Abstract |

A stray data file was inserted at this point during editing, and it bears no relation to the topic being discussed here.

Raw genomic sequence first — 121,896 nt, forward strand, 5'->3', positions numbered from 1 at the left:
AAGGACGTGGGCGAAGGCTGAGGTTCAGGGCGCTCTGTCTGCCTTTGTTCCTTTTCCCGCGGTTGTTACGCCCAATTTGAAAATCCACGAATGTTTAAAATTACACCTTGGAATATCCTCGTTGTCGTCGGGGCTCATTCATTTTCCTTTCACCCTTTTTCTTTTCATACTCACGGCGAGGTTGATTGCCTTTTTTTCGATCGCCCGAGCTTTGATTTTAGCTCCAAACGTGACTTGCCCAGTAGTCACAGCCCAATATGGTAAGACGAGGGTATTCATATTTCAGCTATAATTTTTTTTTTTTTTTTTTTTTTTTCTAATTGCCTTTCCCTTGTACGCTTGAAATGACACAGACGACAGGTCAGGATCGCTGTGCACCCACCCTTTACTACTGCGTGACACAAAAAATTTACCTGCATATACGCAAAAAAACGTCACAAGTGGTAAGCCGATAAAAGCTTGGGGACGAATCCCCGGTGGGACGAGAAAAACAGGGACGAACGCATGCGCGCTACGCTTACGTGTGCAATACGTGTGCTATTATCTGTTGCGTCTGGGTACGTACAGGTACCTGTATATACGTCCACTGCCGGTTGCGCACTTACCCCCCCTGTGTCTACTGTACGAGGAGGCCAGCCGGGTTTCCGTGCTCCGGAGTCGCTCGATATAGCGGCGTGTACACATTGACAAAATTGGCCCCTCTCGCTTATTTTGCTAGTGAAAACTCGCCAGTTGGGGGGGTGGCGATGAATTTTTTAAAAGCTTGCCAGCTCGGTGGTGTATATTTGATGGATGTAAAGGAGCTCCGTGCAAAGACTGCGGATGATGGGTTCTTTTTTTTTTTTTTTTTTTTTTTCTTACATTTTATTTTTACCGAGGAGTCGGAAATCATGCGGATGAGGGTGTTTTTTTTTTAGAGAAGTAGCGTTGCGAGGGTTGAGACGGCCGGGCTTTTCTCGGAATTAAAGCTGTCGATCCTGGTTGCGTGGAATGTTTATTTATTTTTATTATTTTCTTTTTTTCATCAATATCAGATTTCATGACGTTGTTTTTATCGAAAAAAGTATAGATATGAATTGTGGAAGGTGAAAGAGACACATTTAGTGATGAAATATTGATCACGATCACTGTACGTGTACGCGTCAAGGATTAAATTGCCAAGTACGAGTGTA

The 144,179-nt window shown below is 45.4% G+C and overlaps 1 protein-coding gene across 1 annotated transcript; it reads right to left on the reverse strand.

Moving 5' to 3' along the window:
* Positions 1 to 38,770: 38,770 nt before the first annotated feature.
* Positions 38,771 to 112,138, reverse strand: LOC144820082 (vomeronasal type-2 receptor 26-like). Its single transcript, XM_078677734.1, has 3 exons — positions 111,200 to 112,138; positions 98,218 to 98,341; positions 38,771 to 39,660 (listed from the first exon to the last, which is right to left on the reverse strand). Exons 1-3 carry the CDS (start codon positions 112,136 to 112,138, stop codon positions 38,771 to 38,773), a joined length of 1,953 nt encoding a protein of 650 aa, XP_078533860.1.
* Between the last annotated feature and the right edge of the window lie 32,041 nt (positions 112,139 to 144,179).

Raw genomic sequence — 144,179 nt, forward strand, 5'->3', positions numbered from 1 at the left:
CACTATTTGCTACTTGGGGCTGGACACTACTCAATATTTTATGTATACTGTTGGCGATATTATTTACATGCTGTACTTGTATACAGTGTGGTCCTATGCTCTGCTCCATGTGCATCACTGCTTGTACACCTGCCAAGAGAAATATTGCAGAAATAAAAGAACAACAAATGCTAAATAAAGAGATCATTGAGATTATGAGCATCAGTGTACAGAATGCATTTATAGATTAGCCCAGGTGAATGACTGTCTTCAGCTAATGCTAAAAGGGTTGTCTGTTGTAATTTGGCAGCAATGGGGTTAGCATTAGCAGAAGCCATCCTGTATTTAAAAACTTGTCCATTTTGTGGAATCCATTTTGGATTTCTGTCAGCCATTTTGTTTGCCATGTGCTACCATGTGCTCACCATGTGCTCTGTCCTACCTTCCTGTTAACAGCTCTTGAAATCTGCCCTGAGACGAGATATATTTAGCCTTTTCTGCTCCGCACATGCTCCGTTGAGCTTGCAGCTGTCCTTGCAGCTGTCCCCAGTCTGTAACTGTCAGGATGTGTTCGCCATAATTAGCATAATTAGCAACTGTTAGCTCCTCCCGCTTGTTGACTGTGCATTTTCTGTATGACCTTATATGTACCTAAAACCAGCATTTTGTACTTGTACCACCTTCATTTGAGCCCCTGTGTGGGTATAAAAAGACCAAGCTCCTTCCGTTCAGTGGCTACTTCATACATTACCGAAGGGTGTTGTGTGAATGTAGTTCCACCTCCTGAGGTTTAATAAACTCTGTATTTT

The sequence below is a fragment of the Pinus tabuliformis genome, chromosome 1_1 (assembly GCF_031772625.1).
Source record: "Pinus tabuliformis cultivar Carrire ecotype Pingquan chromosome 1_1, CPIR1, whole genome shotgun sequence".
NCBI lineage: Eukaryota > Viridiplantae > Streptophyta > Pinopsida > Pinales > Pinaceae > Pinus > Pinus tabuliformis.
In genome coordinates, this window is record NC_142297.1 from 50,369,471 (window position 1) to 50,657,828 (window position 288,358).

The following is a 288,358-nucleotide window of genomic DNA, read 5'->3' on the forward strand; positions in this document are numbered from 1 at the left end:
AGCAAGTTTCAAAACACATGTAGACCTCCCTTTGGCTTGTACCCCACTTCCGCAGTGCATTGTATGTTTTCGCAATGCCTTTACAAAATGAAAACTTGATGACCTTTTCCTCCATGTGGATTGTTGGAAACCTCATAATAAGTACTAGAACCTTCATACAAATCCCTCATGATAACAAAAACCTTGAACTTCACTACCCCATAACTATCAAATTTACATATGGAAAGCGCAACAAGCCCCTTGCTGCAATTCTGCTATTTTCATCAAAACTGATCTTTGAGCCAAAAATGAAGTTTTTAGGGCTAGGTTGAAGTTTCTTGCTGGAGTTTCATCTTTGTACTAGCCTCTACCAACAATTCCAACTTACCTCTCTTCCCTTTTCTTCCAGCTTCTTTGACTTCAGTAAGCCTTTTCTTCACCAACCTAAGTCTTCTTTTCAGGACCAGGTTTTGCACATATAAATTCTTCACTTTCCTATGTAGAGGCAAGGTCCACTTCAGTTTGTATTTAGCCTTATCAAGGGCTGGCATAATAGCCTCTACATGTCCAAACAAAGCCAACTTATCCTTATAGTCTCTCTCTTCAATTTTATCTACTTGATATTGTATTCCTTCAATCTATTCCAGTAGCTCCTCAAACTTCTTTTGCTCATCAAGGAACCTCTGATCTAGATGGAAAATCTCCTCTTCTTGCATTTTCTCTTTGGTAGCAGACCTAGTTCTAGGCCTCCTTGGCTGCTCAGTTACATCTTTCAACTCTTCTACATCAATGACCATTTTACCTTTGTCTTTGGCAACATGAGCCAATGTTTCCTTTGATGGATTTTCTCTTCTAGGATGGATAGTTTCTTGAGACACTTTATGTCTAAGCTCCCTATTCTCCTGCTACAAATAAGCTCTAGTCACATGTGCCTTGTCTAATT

Many low-level image analysis algorithms are not very reliable in the sense that their results differ in unpredictable ways from an "ideal" outcome. Making higher-level algorithms robust against low-level errors is thus an important research direction. However, in spite of some impressive results, this alone is insufficient -- it is also necessary to improve the performance of low-level algorithms. Our group has worked on that problem in several directions: (i) We want to understand in detail the properties of image data that cause errors and the principle limitations they impose on low-level image analysis. (ii) We are contributing to a truly 2-dimensional signal theory in order to actually approach these limits. (iii) We work on image representations which allow to perform basic analysis tasks in a provably correct way. In the talk, I'll illustrate the background of our approach and describe some of our results, in particular a geometric sampling theorem, two improved tensor-based structure descriptions, and the GeoMap/GeoMapPyramid. |